1. Aggressive Revenue Drive:

Given the Non-Oil Tax revenue assumptions of N1.8 trillion in the budget, it is expected that the Federal Government will pursue aggressively collection of tax income Principally VAT, Stamp duties and Company Income Tax by putting in place appropriate framework to harness the anticipated benefits of the Finance Act.

  1. Active Monitoring of Revenue Performance Of MDAs And GOEs:

The Federal Government has indicated the revenue performance of Government Owned Enterprises and MDAs will come under heavy performance scrutiny as it will form a significant source of revenue generation outside oil In the presentation of the Budget, the President talked tough about the implementation of a new performance management framework that would regulate cost to revenue ratios for GOEs and MDAs noting further that there would be severe consequences for failure to achieve revenue target.

  1. Penalty for Tax Defaulters:

It is expected that the Federal Inland Revenue Service (FIRS), in turn with the pressure from the Federal Government to meet up with its revenue target will come heavy on tax offenders whilst incentivizing early tax remittance as provided for in the Finance Act. The new FIRS Boss, Muhamman M Mani, who took over from Mr. Tunde Fowler following the expiration of his tenure, noted in his acceptance speech that his mandate remains to Facilitate economic recovery through increased revenue generation".

  1. Government Borrowing

To finance the budget deficit of N2.2trillion, the Federal Government has indicated that it intends to borrow a total of N1.92 trillion from the domestic and foreign debt market. It is expected that a total of N745Billion will be raised locally. The nations debt profile which stood at N25.7 Trillion as at half year 2019 is expected to grow to about N27.62 Trillion (recording a 128% increase in 5years). Despite concerns about the Nations debt profile, the Debt Management Office as assured that the Nation's debt to GDP ratio remains within permissible threshold.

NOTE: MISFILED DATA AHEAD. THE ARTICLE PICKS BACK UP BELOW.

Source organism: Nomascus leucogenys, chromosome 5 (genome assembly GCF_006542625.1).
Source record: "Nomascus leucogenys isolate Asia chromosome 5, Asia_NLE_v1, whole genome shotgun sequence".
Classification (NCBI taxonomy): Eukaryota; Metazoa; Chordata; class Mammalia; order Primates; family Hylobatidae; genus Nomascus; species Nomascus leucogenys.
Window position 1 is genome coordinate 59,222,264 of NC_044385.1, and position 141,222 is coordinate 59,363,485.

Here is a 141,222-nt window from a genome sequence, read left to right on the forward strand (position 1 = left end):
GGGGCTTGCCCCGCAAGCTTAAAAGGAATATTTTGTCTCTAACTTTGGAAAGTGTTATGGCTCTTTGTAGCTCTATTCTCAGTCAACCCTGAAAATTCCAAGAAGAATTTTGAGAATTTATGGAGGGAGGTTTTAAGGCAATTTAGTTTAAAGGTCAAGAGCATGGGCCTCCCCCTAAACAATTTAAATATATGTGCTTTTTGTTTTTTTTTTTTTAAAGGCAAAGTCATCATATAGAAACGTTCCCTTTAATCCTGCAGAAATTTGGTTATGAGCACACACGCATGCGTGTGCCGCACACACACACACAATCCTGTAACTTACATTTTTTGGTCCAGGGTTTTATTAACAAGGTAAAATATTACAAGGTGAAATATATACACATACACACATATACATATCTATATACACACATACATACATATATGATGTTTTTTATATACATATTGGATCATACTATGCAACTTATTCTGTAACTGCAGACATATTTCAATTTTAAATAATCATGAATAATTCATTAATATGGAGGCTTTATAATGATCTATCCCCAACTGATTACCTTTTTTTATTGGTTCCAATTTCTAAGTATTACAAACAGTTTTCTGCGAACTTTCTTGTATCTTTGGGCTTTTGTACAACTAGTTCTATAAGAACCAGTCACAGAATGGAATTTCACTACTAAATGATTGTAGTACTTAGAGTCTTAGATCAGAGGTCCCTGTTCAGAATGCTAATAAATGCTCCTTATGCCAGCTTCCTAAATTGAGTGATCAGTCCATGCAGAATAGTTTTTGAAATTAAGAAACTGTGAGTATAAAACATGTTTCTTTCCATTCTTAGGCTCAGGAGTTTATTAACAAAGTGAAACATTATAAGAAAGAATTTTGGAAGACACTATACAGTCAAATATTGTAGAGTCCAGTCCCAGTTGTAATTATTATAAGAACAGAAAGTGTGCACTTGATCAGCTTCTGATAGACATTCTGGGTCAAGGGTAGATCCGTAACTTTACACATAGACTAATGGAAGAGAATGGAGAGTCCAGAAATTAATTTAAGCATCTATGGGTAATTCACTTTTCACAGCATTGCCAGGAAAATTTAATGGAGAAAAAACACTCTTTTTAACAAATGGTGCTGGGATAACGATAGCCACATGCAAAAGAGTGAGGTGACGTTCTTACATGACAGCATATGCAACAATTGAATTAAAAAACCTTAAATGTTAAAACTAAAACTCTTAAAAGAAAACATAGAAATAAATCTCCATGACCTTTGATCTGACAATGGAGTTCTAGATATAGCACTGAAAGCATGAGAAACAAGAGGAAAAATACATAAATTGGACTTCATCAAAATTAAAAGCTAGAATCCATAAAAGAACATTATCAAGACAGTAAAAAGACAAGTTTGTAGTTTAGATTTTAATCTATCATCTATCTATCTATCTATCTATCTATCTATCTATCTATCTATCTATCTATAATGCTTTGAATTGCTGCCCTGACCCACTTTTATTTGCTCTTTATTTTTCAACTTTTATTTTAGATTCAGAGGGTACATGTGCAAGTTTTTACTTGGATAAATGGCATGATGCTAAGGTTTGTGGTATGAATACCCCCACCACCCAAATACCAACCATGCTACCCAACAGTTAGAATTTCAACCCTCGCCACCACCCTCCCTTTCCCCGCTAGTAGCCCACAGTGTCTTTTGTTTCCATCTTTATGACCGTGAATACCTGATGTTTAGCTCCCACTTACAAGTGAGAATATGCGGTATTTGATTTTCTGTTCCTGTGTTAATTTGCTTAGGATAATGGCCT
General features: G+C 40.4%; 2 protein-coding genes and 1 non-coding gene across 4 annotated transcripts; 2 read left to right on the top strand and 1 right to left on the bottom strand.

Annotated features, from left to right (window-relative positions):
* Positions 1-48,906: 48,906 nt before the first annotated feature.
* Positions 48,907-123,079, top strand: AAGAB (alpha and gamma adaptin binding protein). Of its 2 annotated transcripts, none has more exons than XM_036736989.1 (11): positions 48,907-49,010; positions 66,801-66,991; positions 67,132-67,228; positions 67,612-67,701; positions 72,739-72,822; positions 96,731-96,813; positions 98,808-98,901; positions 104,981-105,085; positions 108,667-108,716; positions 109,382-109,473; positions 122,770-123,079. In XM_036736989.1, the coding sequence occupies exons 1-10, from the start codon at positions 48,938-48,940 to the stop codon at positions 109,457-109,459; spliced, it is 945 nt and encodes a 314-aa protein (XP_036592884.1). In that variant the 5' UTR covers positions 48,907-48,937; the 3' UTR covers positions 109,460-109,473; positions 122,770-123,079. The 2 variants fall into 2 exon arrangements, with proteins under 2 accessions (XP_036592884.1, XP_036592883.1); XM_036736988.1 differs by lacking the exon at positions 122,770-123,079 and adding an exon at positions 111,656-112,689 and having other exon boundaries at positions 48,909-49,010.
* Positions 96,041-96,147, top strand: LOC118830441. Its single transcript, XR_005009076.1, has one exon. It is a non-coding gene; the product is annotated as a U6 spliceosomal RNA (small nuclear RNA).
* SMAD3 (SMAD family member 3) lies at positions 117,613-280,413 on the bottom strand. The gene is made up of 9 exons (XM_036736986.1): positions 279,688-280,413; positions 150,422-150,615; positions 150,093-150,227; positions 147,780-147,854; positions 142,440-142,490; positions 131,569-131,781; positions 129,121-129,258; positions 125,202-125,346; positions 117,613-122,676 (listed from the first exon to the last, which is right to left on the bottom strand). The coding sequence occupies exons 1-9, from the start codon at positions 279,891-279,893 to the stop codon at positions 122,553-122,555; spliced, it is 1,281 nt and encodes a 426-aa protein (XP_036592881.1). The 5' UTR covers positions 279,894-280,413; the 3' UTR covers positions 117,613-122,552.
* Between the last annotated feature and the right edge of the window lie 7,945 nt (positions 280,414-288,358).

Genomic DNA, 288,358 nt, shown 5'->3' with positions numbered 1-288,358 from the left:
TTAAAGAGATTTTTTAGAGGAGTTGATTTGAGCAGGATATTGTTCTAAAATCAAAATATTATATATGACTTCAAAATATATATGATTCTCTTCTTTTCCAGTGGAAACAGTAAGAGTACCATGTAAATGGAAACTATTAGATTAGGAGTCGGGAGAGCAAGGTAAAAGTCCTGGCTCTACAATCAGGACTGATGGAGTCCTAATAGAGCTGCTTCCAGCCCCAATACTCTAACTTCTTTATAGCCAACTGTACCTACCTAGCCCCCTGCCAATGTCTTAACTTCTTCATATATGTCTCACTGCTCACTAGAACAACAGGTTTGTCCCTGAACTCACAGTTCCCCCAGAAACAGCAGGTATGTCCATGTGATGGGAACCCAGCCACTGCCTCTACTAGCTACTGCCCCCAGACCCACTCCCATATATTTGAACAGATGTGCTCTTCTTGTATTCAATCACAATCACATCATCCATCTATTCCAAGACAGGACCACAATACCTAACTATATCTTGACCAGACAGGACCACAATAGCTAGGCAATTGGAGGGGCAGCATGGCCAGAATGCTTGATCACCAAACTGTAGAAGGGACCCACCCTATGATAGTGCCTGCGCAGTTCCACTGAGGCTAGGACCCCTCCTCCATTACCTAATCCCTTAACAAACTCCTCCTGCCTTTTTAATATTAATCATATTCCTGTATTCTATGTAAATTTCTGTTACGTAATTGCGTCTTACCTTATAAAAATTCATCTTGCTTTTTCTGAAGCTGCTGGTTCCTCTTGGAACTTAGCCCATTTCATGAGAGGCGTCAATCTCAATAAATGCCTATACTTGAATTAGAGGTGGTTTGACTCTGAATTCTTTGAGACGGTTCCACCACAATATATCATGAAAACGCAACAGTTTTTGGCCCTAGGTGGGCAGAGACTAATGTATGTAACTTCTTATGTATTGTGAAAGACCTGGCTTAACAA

It is expected that there will be a very conservative approach to the pricing of debt to be sourced by the Federal Government. Having stated clearly that the Federal Government will be seeking concessionary rates for its foreign borrowing it will not also be the usual for investors who may be taking positions to participate from local borrowings. Given the optics from the monetary policy rate it is expected that the rate of Government Bonds and Treasury bills to hit an all time low.

  1. Full Draw on Recurrent Expenditure:

It is expected that there will be a full draw on recurrent expenditure whether or not government revenue projections are realized. This reflects adversely on the performance of capital expenditure which represents just 13% of the expenditure. As at December 2019, the capital expenditure spent was N1.2 trillion out of the budgeted N2.1 trillion which shows a performance of circa 55%. With the deficit and a history of not meeting revenue targets, the government may be faced yet again with having to fully draw on recurrent expenditure and leave the capital expenditure under-performed.

  1. Oil benchmark price:

The projected oil production rate of 2.18 million barrels per day at the price of USD57 per barrel may be attainable especially considering recent tensions in the Middle East. However, the oil market remains very volatile and once relative peace returns to the region the current price escalation may revert. The Organization of Petroleum Exporting Countries (OPEC) in its December 2019 report projected that there would be a temporary glut in the oil market in the beginning of this year; where the current Iranian crisis abates therefore, we may experience a climb down in oil prices.

This Article was written by the research/market intelligence team at DealHQ Partners.

The content of this article is intended to provide a general guide to the subject matter. Specialist advice should be sought about your specific circumstances.